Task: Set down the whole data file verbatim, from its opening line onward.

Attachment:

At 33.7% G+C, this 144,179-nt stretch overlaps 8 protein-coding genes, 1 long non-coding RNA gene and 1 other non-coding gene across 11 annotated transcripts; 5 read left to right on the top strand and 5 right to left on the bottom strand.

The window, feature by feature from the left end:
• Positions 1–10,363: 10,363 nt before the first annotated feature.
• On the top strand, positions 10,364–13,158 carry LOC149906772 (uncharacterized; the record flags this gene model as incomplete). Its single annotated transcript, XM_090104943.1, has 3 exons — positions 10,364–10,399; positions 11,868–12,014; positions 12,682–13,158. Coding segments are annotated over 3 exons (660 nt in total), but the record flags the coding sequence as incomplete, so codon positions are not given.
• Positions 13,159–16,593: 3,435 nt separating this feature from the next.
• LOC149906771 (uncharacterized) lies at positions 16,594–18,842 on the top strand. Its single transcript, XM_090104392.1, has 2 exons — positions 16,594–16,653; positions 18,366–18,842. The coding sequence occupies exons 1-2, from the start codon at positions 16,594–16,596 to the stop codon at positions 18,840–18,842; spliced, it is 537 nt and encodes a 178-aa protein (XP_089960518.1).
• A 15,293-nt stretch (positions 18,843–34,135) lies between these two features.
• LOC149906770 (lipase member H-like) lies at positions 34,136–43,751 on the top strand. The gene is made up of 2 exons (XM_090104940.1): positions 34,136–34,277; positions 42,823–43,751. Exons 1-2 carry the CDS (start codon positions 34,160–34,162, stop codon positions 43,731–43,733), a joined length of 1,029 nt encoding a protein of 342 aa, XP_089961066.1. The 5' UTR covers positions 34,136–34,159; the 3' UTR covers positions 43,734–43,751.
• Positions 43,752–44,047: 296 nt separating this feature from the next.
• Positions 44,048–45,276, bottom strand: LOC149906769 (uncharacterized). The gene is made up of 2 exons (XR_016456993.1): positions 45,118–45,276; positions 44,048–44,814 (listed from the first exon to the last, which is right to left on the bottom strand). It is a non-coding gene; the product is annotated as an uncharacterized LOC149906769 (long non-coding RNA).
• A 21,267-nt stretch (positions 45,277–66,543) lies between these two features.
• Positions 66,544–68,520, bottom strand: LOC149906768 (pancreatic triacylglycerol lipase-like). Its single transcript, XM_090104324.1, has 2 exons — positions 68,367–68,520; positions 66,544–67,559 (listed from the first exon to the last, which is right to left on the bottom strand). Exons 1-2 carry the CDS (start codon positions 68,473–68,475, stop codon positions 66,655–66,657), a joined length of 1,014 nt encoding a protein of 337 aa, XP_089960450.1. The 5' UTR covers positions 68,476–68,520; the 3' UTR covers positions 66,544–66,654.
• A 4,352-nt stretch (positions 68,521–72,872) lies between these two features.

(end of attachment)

At 33.7% G+C, this 144,179-nt stretch overlaps 8 protein-coding genes, 1 long non-coding RNA gene and 1 other non-coding gene across 11 annotated transcripts; 5 read left to right on the top strand and 5 right to left on the bottom strand.

The window, feature by feature from the left end:
• Positions 1–10,363: 10,363 nt before the first annotated feature.
• On the top strand, positions 10,364–13,158 carry LOC149906772 (uncharacterized; the record flags this gene model as incomplete). Its single annotated transcript, XM_090104943.1, has 3 exons — positions 10,364–10,399; positions 11,868–12,014; positions 12,682–13,158. Coding segments are annotated over 3 exons (660 nt in total), but the record flags the coding sequence as incomplete, so codon positions are not given.
• Positions 13,159–16,593: 3,435 nt separating this feature from the next.
• LOC149906771 (uncharacterized) lies at positions 16,594–18,842 on the top strand. Its single transcript, XM_090104392.1, has 2 exons — positions 16,594–16,653; positions 18,366–18,842. The coding sequence occupies exons 1-2, from the start codon at positions 16,594–16,596 to the stop codon at positions 18,840–18,842; spliced, it is 537 nt and encodes a 178-aa protein (XP_089960518.1).
• A 15,293-nt stretch (positions 18,843–34,135) lies between these two features.
• LOC149906770 (lipase member H-like) lies at positions 34,136–43,751 on the top strand. The gene is made up of 2 exons (XM_090104940.1): positions 34,136–34,277; positions 42,823–43,751. Exons 1-2 carry the CDS (start codon positions 34,160–34,162, stop codon positions 43,731–43,733), a joined length of 1,029 nt encoding a protein of 342 aa, XP_089961066.1. The 5' UTR covers positions 34,136–34,159; the 3' UTR covers positions 43,734–43,751.
• Positions 43,752–44,047: 296 nt separating this feature from the next.
• Positions 44,048–45,276, bottom strand: LOC149906769 (uncharacterized). The gene is made up of 2 exons (XR_016456993.1): positions 45,118–45,276; positions 44,048–44,814 (listed from the first exon to the last, which is right to left on the bottom strand). It is a non-coding gene; the product is annotated as an uncharacterized LOC149906769 (long non-coding RNA).
• A 21,267-nt stretch (positions 45,277–66,543) lies between these two features.
• Positions 66,544–68,520, bottom strand: LOC149906768 (pancreatic triacylglycerol lipase-like). Its single transcript, XM_090104324.1, has 2 exons — positions 68,367–68,520; positions 66,544–67,559 (listed from the first exon to the last, which is right to left on the bottom strand). Exons 1-2 carry the CDS (start codon positions 68,473–68,475, stop codon positions 66,655–66,657), a joined length of 1,014 nt encoding a protein of 337 aa, XP_089960450.1. The 5' UTR covers positions 68,476–68,520; the 3' UTR covers positions 66,544–66,654.
• A 4,352-nt stretch (positions 68,521–72,872) lies between these two features.